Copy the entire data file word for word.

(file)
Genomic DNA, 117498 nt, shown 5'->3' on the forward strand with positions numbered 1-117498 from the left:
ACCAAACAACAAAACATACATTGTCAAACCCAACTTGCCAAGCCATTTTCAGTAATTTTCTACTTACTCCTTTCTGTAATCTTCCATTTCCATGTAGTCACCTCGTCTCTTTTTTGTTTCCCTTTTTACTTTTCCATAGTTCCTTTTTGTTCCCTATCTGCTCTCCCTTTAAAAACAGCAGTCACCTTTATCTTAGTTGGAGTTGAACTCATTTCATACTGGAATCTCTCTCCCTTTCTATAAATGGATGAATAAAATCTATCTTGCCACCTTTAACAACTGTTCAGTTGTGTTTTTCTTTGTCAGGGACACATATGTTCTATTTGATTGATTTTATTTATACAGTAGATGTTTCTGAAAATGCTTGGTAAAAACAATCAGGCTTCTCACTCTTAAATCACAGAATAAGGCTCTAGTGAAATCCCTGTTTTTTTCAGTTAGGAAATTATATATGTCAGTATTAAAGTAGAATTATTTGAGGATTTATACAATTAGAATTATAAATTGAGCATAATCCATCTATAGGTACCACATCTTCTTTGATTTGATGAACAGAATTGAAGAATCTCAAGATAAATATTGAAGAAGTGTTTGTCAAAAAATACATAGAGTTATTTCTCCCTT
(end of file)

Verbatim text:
Genomic DNA, 117498 nt, shown 5'->3' on the forward strand with positions numbered 1-117498 from the left:
ACCAAACAACAAAACATACATTGTCAAACCCAACTTGCCAAGCCATTTTCAGTAATTTTCTACTTACTCCTTTCTGTAATCTTCCATTTCCATGTAGTCACCTCGTCTCTTTTTTGTTTCCCTTTTTACTTTTCCATAGTTCCTTTTTGTTCCCTATCTGCTCTCCCTTTAAAAACAGCAGTCACCTTTATCTTAGTTGGAGTTGAACTCATTTCATACTGGAATCTCTCTCCCTTTCTATAAATGGATGAATAAAATCTATCTTGCCACCTTTAACAACTGTTCAGTTGTGTTTTTCTTTGTCAGGGACACATATGTTCTATTTGATTGATTTTATTTATACAGTAGATGTTTCTGAAAATGCTTGGTAAAAACAATCAGGCTTCTCACTCTTAAATCACAGAATAAGGCTCTAGTGAAATCCCTGTTTTTTTCAGTTAGGAAATTATATATGTCAGTATTAAAGTAGAATTATTTGAGGATTTATACAATTAGAATTATAAATTGAGCATAATCCATCTATAGGTACCACATCTTCTTTGATTTGATGAACAGAATTGAAGAATCTCAAGATAAATATTGAAGAAGTGTTTGTCAAAAAATACATAGAGTTATTTCTCCCTT